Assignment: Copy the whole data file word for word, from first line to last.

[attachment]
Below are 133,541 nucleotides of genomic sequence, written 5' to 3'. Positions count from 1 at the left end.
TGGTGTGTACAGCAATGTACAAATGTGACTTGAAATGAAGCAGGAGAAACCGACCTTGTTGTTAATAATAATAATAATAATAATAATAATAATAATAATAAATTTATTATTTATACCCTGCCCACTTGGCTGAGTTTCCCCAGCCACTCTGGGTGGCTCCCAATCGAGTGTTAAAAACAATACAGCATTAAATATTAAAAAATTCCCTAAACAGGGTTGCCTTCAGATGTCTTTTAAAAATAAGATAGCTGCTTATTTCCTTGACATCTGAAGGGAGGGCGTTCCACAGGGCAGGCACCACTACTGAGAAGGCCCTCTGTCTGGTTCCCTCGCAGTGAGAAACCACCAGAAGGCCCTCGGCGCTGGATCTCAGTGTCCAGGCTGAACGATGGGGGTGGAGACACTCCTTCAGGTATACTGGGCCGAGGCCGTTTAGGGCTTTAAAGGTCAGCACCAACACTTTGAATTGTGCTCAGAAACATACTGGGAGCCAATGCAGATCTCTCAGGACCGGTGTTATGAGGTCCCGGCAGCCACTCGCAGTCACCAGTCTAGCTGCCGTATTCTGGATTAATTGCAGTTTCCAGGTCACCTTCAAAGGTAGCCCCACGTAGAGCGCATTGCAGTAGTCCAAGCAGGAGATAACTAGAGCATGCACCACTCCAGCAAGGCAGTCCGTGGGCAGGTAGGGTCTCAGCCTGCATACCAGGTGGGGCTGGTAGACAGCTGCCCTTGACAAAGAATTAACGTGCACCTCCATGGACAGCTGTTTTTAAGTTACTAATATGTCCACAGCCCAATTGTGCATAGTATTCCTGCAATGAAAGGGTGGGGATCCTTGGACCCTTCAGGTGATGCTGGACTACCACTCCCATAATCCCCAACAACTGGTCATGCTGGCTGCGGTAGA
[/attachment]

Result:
Below are 133,541 nucleotides of genomic sequence, written 5' to 3'. Positions count from 1 at the left end.
TGGTGTGTACAGCAATGTACAAATGTGACTTGAAATGAAGCAGGAGAAACCGACCTTGTTGTTAATAATAATAATAATAATAATAATAATAATAATAATAAATTTATTATTTATACCCTGCCCACTTGGCTGAGTTTCCCCAGCCACTCTGGGTGGCTCCCAATCGAGTGTTAAAAACAATACAGCATTAAATATTAAAAAATTCCCTAAACAGGGTTGCCTTCAGATGTCTTTTAAAAATAAGATAGCTGCTTATTTCCTTGACATCTGAAGGGAGGGCGTTCCACAGGGCAGGCACCACTACTGAGAAGGCCCTCTGTCTGGTTCCCTCGCAGTGAGAAACCACCAGAAGGCCCTCGGCGCTGGATCTCAGTGTCCAGGCTGAACGATGGGGGTGGAGACACTCCTTCAGGTATACTGGGCCGAGGCCGTTTAGGGCTTTAAAGGTCAGCACCAACACTTTGAATTGTGCTCAGAAACATACTGGGAGCCAATGCAGATCTCTCAGGACCGGTGTTATGAGGTCCCGGCAGCCACTCGCAGTCACCAGTCTAGCTGCCGTATTCTGGATTAATTGCAGTTTCCAGGTCACCTTCAAAGGTAGCCCCACGTAGAGCGCATTGCAGTAGTCCAAGCAGGAGATAACTAGAGCATGCACCACTCCAGCAAGGCAGTCCGTGGGCAGGTAGGGTCTCAGCCTGCATACCAGGTGGGGCTGGTAGACAGCTGCCCTTGACAAAGAATTAACGTGCACCTCCATGGACAGCTGTTTTTAAGTTACTAATATGTCCACAGCCCAATTGTGCATAGTATTCCTGCAATGAAAGGGTGGGGATCCTTGGACCCTTCAGGTGATGCTGGACTACCACTCCCATAATCCCCAACAACTGGTCATGCTGGCTGCGGTAGA